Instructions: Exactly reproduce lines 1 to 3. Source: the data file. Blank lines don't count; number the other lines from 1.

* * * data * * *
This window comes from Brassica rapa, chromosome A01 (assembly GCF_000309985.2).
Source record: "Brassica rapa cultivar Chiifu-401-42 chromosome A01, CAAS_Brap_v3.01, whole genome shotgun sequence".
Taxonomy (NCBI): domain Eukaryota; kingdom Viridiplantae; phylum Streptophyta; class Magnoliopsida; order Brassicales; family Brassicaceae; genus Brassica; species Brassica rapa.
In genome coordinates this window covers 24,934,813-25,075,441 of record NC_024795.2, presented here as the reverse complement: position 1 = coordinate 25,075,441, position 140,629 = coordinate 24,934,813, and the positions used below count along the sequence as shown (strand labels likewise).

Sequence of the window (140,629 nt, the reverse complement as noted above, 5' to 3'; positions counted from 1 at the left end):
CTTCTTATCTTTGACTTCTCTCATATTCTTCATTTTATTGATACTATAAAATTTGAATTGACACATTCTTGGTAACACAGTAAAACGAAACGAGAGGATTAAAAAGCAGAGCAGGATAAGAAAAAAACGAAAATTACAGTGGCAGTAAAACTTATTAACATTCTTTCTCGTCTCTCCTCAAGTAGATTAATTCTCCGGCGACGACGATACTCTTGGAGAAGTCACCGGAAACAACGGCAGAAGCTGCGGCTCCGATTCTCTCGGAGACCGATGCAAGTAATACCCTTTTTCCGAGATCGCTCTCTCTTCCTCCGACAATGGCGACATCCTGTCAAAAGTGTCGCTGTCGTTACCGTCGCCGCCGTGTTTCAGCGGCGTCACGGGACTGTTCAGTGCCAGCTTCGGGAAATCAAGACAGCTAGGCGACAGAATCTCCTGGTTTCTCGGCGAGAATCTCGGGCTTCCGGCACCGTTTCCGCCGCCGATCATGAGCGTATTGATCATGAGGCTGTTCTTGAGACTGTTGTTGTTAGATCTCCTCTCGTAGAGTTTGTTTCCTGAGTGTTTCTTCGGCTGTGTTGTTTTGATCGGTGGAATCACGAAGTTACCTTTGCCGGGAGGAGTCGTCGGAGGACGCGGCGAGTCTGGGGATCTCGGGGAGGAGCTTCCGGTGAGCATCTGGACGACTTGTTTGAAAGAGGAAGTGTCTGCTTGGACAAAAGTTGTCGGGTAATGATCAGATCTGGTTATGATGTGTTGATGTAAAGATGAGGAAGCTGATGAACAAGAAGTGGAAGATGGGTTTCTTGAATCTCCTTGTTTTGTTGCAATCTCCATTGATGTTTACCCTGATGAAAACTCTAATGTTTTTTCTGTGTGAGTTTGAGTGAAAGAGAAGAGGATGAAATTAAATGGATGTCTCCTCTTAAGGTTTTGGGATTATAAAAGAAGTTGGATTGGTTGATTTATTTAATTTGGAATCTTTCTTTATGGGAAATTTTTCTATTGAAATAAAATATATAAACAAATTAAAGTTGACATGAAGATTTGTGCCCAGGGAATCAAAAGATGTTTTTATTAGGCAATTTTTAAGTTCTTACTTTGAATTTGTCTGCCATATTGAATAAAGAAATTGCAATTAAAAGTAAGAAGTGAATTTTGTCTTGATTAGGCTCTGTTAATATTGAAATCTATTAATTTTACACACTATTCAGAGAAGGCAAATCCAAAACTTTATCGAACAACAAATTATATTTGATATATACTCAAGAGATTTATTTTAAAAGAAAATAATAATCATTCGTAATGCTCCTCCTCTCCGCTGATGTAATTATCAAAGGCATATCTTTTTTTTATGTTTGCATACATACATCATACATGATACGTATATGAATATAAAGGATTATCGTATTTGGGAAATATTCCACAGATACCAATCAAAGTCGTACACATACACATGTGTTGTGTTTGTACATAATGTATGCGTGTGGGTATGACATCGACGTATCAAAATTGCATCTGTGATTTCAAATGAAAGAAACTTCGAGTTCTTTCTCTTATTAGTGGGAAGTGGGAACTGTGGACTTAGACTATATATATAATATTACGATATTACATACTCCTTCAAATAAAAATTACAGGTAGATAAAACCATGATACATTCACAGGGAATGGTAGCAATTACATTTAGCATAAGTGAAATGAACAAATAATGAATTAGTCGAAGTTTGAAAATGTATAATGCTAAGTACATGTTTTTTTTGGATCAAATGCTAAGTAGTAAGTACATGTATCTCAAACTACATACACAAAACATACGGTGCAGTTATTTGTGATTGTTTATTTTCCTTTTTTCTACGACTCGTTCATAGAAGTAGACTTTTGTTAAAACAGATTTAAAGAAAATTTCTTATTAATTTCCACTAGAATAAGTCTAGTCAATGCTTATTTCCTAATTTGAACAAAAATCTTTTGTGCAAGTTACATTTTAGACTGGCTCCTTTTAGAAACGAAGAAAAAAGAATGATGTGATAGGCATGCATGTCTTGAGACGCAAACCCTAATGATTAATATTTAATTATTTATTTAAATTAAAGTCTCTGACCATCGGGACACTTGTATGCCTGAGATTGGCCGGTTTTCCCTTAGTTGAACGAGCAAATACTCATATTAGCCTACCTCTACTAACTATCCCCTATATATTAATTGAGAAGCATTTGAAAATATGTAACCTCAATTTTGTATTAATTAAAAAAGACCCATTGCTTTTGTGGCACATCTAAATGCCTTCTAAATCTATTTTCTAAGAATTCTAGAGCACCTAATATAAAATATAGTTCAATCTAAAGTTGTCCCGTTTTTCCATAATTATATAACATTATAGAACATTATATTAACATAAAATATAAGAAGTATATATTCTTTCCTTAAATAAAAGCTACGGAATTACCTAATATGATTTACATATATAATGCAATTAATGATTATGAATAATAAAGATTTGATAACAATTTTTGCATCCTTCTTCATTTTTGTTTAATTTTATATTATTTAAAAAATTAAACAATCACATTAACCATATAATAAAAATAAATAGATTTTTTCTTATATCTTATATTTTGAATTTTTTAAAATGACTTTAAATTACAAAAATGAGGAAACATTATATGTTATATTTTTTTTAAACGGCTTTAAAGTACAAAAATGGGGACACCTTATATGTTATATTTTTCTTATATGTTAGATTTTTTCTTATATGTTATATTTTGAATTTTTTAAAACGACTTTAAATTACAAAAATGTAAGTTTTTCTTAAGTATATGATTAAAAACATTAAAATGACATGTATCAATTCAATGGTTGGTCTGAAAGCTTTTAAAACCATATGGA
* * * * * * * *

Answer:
This window comes from Brassica rapa, chromosome A01 (assembly GCF_000309985.2).
Source record: "Brassica rapa cultivar Chiifu-401-42 chromosome A01, CAAS_Brap_v3.01, whole genome shotgun sequence".
Taxonomy (NCBI): domain Eukaryota; kingdom Viridiplantae; phylum Streptophyta; class Magnoliopsida; order Brassicales; family Brassicaceae; genus Brassica; species Brassica rapa.